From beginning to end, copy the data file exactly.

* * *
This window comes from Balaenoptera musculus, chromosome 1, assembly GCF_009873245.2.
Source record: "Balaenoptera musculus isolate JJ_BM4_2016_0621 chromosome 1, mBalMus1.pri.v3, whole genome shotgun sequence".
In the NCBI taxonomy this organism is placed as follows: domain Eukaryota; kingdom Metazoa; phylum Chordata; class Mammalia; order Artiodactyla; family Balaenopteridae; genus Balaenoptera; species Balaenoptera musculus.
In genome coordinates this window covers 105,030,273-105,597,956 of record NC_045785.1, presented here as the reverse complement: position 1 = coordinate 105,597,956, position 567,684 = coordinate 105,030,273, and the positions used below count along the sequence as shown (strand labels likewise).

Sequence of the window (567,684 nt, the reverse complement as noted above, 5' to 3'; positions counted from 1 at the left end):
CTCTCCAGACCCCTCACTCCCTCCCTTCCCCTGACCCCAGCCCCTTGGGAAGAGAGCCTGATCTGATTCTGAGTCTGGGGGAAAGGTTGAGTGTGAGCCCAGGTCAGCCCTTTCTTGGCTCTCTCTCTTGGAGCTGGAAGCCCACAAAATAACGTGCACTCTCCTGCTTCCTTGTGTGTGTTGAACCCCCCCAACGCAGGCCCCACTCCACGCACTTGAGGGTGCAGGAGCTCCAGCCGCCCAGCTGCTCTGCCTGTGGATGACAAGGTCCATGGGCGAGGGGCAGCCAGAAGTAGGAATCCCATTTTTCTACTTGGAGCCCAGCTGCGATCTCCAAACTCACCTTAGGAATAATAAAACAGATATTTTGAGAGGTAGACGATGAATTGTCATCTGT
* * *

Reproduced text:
This window comes from Balaenoptera musculus, chromosome 1, assembly GCF_009873245.2.
Source record: "Balaenoptera musculus isolate JJ_BM4_2016_0621 chromosome 1, mBalMus1.pri.v3, whole genome shotgun sequence".
In the NCBI taxonomy this organism is placed as follows: domain Eukaryota; kingdom Metazoa; phylum Chordata; class Mammalia; order Artiodactyla; family Balaenopteridae; genus Balaenoptera; species Balaenoptera musculus.
In genome coordinates this window covers 105,030,273-105,597,956 of record NC_045785.1, presented here as the reverse complement: position 1 = coordinate 105,597,956, position 567,684 = coordinate 105,030,273, and the positions used below count along the sequence as shown (strand labels likewise).

Sequence of the window (567,684 nt, the reverse complement as noted above, 5' to 3'; positions counted from 1 at the left end):
CTCTCCAGACCCCTCACTCCCTCCCTTCCCCTGACCCCAGCCCCTTGGGAAGAGAGCCTGATCTGATTCTGAGTCTGGGGGAAAGGTTGAGTGTGAGCCCAGGTCAGCCCTTTCTTGGCTCTCTCTCTTGGAGCTGGAAGCCCACAAAATAACGTGCACTCTCCTGCTTCCTTGTGTGTGTTGAACCCCCCCAACGCAGGCCCCACTCCACGCACTTGAGGGTGCAGGAGCTCCAGCCGCCCAGCTGCTCTGCCTGTGGATGACAAGGTCCATGGGCGAGGGGCAGCCAGAAGTAGGAATCCCATTTTTCTACTTGGAGCCCAGCTGCGATCTCCAAACTCACCTTAGGAATAATAAAACAGATATTTTGAGAGGTAGACGATGAATTGTCATCTGT